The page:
Demand for ocean shipping is healthy again and freight rates are high, but Hapag-Lloyd CEO Rolf Habben Jansen doesn’t want to “get carried away,” cautioning there still could be economic hits to come from the continuing coronavirus pandemic.
“The rates on the trans-Pacific have been very, very strong. Also Asia and Europe have been strong. Lately Latin America has been going up,” Jansen said during a press briefing last week.
“Volume has not been as severely impacted by COVID-19 as we expected,” Jansen said. “Initially expectations were there was going to be a double-digit decline in volume.”
Volume hit its low mark in March, when much of the world was shut down due to COVID-19 and the number of blanked sailings grew to levels ports hadn’t seen.
“One of the things we’ve certainly learned this year is that if demand is not there, you have to take out the cost,” Jansen said. “In April, we were facing a loss of revenue of about $200 million from one month to the other. You had to do something.”
He said canceled sailings are now near zero and volume has rebounded far better than the German container carrier had feared.
“There has been fairly strong recovery, particularly on the east-west, from July,” he said. “The industry in general has been able to react very well.”
He said the container carrier continues to do all it can to ensure its customers have uninterrupted supply chains.
“A lot of people have faced all sorts of disruptions this year,” Jansen said. “On the whole, shipping has been able to keep goods flowing.”
And flowing they are.
“If you go back a couple of months, nobody would have expected that demand would be as strong today as it is right now,” he said. “The trans-Pacific is well above what it was a year ago. Right now when you go to the experts’ model, they expect strong demand to continue at least until Chinese New Year, but many also think that it will last after that as inventory is fairly low in quite a lot of markets.”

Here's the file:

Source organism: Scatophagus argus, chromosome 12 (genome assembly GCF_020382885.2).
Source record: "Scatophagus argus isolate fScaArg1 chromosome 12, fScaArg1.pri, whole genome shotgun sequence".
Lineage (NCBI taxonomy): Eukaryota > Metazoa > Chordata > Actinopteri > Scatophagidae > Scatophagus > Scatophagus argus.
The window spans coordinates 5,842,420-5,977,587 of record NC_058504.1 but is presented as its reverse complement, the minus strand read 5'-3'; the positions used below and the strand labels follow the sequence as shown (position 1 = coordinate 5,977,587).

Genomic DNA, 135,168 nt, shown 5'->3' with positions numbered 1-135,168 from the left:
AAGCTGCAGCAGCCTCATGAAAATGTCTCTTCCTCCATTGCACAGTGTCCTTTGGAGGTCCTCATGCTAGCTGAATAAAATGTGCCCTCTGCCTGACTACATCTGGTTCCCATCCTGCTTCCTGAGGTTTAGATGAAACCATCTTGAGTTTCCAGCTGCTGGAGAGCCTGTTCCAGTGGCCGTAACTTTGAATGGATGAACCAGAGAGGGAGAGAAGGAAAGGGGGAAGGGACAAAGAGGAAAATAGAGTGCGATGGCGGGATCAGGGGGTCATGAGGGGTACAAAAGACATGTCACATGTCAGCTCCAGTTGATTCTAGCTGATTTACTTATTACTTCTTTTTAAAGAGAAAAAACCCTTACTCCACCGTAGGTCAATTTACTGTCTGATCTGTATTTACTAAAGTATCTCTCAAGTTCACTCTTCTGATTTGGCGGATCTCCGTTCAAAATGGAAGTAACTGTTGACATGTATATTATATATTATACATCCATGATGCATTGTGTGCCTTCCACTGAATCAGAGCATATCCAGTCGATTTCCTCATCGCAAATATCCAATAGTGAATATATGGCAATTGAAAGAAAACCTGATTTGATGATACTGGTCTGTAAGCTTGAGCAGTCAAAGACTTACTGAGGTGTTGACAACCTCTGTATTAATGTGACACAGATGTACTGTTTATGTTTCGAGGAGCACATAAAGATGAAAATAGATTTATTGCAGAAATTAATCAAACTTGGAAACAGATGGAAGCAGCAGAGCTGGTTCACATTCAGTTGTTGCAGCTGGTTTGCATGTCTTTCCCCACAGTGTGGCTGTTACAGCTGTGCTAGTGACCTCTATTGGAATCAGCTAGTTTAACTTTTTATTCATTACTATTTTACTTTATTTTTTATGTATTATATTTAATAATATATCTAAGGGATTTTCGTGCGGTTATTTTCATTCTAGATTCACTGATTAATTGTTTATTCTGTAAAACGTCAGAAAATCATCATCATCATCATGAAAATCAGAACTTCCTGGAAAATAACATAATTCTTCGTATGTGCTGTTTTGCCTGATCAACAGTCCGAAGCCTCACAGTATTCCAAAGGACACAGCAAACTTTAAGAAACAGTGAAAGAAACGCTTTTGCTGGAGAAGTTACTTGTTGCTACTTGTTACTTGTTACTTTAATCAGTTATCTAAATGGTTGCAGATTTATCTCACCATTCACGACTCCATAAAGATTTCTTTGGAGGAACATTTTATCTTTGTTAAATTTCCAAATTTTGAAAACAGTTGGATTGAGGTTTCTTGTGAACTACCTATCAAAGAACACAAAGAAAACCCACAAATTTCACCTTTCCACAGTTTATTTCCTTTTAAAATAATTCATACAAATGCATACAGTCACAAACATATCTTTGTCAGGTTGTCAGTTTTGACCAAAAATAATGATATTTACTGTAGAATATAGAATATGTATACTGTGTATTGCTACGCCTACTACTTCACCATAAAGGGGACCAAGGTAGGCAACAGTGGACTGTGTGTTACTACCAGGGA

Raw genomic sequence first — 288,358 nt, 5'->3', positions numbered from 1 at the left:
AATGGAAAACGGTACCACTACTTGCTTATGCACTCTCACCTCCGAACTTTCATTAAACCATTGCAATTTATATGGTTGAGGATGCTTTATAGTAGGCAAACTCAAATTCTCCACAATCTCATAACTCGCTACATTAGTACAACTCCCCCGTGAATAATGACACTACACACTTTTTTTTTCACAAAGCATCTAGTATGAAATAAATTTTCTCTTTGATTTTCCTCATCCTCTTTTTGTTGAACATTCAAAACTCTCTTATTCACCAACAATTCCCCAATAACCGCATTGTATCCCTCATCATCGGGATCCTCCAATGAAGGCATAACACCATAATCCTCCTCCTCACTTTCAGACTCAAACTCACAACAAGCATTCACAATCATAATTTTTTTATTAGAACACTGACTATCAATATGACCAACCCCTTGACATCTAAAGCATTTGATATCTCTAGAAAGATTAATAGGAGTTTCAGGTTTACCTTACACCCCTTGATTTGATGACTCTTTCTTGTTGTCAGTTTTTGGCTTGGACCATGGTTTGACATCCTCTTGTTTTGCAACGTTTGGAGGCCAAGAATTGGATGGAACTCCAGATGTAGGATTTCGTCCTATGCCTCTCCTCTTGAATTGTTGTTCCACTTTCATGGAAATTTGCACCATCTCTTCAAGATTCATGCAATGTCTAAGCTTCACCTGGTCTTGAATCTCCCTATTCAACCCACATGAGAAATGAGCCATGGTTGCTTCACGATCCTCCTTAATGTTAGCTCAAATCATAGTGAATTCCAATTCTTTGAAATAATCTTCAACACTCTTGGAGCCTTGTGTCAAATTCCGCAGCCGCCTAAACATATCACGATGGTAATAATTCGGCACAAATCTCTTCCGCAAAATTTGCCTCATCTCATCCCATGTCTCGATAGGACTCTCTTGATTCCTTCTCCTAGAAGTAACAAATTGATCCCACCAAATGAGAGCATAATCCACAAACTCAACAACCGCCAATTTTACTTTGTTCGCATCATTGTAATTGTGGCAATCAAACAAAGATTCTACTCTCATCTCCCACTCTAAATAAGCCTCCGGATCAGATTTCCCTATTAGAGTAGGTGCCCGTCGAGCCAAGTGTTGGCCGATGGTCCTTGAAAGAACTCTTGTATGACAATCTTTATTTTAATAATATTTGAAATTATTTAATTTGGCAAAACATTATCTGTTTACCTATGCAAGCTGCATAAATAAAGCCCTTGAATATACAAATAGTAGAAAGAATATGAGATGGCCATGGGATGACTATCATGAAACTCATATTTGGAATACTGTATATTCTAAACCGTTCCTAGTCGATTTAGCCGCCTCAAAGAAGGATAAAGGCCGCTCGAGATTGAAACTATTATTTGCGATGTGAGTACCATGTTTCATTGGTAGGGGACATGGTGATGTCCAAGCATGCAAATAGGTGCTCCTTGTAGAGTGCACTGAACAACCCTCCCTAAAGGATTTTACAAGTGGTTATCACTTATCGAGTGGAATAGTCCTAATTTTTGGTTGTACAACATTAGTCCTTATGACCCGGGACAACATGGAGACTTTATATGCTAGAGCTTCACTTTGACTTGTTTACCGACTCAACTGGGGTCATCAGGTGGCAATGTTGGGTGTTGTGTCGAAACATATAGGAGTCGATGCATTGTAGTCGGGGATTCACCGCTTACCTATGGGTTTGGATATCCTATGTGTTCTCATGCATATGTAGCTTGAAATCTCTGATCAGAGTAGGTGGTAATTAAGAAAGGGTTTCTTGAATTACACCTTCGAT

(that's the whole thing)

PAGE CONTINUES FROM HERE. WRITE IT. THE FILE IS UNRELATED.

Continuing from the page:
In fact, the demand for goods in the United States is incredibly strong and is believed to be driven in part by Americans’ home improvement projects undertaken instead of vacations and restaurant and movie outings, Jansen said.
“I don’t think anyone expected that demand would be so strong,” he said.
“Equipment is very tight. We’ve seen that traditional trade patterns have been very much disrupted over the last six months,” Jansen said. “Equipment in Asia is very tight at this point in time and it is actually tight around the globe.”
An end — or at least a lull — to the COVID-19 crisis has allowed Hapag-Lloyd to concentrate on its mission.
“Our focus will remain on profitability, cost control and making sure we have a healthy balance sheet and continue to reduce and repay debt,” Jansen said. “Overall we’re roughly on track.”
Last week Standard & Poor’s (S&P) upgraded Hapag-Lloyd’s credit rating from B+ to BB- with a positive outlook. Hapag-Lloyd said this is its highest rating it has received since S&P initiated its research in 2010.
S&P also raised Hapag-Lloyd’s senior unsecured bond rating from B- to B.
“The outlook for the rest of the year has not deteriorated,” said Jansen in last week’s briefing, cautioning, “I don’t get carried away. This entire pandemic will have a clear effect on the global economy.”